4. The learned counsel for the respondent, however, states that the eviction order dated 16-3-1965 passed is not based merely on the compromise, that the court has, after referring to the compromise, passed an order of eviction if the tenant commits a default in the payment of rent in future and that such an order cannot be nullified by the principle laid down by the Supreme Court in the above decisions. The learned counsel also relies on the decision of Maharajan, J., in Ramiah Chettiar v. Sankaralinga Pillai, : (1970)1MLJ483 in support of his contention that the tenant having admitted the default in payment of rent and submitted to a decree for eviction on condition that it will remain suspended so long as the tenant continues to pay the rent regularly in future, the eviction orders passed would be quite valid and enforceable, Maharajan, J. has expressed:--
'If, in this case, the joint endorsement had admitted that the tenant had committed default in the payment of rent and was therefore liable to eviction, and if further an eviction order had been passed by the Rent Controller with a condition that it would remain suspended so long as the tenant continued to pay the rent regularly in future, and would come into force the moment he committed default it would perfectly be an enforceable order. But, unfortunately, that is not the case here.' It is seen from the facts of the case before the learned Judge that the land lord applied for eviction under Section 10(2)(i) of Madras Act 18 of 1960 on the ground of wilful default in payment of rent and the Rent Controller passed the following order:
'Joint endorsement made. Petition is ordered in terms of the joint endorsement.'
and the joint endorsement was to the following effect:--
'The respondent hereby agrees that in future he will pay the petitioner regularly the monthly rent due for every Tamil month on or before the 10th of the succeeding Tamil month. I hereby agree that in case I fail to pay in future the rent due for a succeeding month, the petitioner shall in these very proceedings and without notice to me, take possession of the petition schedule premises. Judgment may be rendered in accordance with these terms.'
The question was whether the order of eviction passed by the Rent Controller on the basis of the above endorsement was valid and executable on the tenant committing default in payment of the rent in future in accordance with the joint endorsement. The learned Judge observed that there is nothing in the Act which empowers the Rent Controller to order eviction if default be committed in future that the Rent Controller, who is a creature of the statute and whose jurisdiction is circumscribed and limited by the provisions thereof, has no power to direct eviction on the basis of an anticipatory default. The learned Judge also expressed that it is not open to the landlord or the tenant to contract themselves out of the obligations under the Act or to agree to resort to a procedure not contemplated by the Act. I am of the view that the decision of Maharajan, J. supports the petitioner's contention rather than that of the respondent. In this case the compromise memo recites the fact that the tenant has paid all the prior rents and that he is agreeable for an eviction order being passed if a default is committed in payment of the rents in furture on or before the 3rd of the succeeding month. There is no finding by the Rent Controller that the tenant has committed willful default entitling the landlord to have an order of eviction. The Rent Controller has passed the eviction order only on the basis of the compromise. The reference to the payment of an earlier arrears in the compromise memo cannot be treated as an admission that the tenant had committed willful default in payment of the past arrears. Unless the Rent Controller applies his mind and finds that there has been a willful default in payment of the arrears of rent either on the basis of the evidence adduced before him or on the basis of the admission made by the tenant in the compromise memo, he is not entitled to pass a decree for eviction. It should, therefore, be held in these cases that the eviction orders had been passed by the Rent Controller only on the basis of the comprise memo. It is true that the eviction orders in these cases had been made executable only in the event of further defaults and that if an eviction order is validly passed, its operation can be made to depend on a future event. But the basic fact is that the eviction orders had not been passed for any of the grounds set out in Section 10 of the Act. Hence I find that the eviction order passed in this case is invalid and inexecutable, in view of the decisions of the Supreme Court referred to above. I am not therefore inclined District Judge that the rights of the parties are governed by the compromise order dated 16-3-1965 passed by the Rent Controller.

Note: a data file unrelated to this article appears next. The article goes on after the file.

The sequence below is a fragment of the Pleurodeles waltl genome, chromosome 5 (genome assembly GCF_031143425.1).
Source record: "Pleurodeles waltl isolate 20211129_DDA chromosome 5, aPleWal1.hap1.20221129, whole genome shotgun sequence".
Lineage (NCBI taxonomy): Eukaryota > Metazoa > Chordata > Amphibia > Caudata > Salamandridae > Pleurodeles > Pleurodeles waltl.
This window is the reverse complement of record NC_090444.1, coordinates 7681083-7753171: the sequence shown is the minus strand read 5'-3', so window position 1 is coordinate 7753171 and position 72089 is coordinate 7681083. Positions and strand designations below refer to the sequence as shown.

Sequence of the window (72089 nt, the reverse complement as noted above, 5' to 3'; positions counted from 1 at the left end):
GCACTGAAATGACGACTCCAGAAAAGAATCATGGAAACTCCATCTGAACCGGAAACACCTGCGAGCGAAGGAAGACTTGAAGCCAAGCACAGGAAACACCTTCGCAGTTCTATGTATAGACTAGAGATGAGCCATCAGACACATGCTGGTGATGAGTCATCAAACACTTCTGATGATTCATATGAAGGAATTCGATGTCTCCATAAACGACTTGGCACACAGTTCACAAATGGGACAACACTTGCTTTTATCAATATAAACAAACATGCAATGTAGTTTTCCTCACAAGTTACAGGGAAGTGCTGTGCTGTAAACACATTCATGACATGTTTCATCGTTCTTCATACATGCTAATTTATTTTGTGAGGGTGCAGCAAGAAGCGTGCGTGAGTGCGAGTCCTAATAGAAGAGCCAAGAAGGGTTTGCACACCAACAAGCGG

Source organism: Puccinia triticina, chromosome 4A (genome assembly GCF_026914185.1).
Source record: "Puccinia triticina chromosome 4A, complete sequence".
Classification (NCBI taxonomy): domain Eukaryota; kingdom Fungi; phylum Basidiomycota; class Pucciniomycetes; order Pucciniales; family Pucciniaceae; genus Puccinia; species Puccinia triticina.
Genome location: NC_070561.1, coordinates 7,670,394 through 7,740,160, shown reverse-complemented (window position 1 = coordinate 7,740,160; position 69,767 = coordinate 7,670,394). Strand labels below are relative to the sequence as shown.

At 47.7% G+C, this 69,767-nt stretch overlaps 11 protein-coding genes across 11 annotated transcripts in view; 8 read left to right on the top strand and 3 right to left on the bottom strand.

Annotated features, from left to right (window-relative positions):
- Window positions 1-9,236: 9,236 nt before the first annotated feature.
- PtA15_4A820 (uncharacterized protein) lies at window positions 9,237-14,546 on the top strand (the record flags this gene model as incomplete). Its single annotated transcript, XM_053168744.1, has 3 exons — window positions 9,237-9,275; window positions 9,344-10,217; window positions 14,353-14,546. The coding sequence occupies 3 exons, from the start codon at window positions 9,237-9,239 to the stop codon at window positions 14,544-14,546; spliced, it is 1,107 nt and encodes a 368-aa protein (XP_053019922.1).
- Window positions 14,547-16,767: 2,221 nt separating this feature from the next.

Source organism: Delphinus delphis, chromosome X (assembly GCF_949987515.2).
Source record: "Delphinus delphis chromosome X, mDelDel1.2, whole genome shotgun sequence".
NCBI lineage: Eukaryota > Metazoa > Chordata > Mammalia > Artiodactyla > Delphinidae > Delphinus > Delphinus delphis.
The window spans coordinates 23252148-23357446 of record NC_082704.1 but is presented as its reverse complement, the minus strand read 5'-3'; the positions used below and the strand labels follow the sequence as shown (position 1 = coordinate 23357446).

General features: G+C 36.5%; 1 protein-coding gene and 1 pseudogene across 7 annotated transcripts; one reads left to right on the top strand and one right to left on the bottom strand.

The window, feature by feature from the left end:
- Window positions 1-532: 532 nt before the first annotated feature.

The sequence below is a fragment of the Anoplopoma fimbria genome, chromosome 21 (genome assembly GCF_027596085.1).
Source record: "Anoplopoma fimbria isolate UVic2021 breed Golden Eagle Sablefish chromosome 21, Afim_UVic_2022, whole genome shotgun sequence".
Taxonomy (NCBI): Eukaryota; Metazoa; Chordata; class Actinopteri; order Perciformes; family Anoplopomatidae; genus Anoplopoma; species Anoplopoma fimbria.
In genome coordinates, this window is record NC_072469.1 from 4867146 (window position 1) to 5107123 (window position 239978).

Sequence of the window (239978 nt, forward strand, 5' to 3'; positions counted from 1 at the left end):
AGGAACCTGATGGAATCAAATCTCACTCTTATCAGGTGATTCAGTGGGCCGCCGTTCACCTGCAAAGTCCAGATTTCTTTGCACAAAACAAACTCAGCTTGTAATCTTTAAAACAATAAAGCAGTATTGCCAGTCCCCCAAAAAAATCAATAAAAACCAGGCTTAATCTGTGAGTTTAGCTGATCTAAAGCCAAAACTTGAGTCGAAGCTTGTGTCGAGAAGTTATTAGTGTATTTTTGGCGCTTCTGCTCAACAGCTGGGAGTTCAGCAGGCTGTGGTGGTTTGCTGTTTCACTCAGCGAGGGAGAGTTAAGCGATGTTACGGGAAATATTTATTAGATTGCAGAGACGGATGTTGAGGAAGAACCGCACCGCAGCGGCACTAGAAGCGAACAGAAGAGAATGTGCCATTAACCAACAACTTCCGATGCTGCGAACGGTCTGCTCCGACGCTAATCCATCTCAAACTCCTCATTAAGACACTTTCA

5. In the result, the revision petitions are allowed and the orders of the learned District Judge are set aside. But, in the circumstances, there will be no order as to costs.
6. Revision allowed.